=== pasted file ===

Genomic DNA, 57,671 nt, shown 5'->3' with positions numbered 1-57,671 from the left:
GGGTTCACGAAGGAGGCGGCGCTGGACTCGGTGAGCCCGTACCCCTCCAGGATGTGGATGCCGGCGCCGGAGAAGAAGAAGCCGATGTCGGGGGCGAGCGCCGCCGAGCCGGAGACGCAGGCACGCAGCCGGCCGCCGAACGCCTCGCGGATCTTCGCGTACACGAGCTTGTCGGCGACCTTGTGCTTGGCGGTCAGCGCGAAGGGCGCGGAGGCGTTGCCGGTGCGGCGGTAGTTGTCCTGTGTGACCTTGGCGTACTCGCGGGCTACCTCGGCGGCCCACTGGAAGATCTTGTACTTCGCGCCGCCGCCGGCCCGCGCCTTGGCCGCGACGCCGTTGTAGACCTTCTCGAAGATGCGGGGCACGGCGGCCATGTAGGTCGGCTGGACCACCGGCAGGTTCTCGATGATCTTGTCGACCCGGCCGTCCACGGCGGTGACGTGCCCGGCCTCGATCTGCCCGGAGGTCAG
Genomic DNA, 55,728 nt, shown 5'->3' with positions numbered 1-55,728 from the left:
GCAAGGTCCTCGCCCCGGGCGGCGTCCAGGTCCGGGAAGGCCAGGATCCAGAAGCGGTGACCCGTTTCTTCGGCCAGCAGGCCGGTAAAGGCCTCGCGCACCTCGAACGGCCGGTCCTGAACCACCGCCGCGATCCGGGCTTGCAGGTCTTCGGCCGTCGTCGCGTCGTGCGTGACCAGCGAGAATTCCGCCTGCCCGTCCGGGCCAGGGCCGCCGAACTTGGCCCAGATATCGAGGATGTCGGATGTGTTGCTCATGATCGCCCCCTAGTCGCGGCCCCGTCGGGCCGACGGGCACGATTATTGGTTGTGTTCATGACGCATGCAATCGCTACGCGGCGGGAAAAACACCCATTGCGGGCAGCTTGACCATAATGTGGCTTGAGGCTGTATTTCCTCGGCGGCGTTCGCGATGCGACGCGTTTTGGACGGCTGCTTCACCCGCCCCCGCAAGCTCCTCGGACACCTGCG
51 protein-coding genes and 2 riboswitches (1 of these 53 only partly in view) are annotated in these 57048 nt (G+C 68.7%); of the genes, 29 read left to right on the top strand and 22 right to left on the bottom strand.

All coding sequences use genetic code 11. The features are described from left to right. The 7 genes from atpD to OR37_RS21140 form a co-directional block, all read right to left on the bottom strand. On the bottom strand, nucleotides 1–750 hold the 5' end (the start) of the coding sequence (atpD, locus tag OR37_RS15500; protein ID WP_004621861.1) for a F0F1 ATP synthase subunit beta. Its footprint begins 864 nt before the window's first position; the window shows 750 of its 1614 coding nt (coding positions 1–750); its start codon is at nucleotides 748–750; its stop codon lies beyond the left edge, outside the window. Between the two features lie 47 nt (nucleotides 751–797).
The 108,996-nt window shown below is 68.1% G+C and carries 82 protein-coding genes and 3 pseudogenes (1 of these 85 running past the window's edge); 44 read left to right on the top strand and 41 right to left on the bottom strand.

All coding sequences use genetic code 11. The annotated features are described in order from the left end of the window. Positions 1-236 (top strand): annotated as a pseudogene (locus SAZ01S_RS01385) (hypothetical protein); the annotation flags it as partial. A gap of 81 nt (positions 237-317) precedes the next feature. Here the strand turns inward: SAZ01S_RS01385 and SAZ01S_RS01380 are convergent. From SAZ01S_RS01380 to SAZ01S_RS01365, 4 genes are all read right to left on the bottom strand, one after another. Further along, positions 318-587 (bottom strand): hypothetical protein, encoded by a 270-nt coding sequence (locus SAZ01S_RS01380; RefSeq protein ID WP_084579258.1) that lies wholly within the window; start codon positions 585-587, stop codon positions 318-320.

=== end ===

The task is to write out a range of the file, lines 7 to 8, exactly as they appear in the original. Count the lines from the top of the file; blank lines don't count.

The 108,996-nt window shown below is 68.1% G+C and carries 82 protein-coding genes and 3 pseudogenes (1 of these 85 running past the window's edge); 44 read left to right on the top strand and 41 right to left on the bottom strand.

All coding sequences use genetic code 11. The annotated features are described in order from the left end of the window. Positions 1-236 (top strand): annotated as a pseudogene (locus SAZ01S_RS01385) (hypothetical protein); the annotation flags it as partial. A gap of 81 nt (positions 237-317) precedes the next feature. Here the strand turns inward: SAZ01S_RS01385 and SAZ01S_RS01380 are convergent. From SAZ01S_RS01380 to SAZ01S_RS01365, 4 genes are all read right to left on the bottom strand, one after another. Further along, positions 318-587 (bottom strand): hypothetical protein, encoded by a 270-nt coding sequence (locus SAZ01S_RS01380; RefSeq protein ID WP_084579258.1) that lies wholly within the window; start codon positions 585-587, stop codon positions 318-320.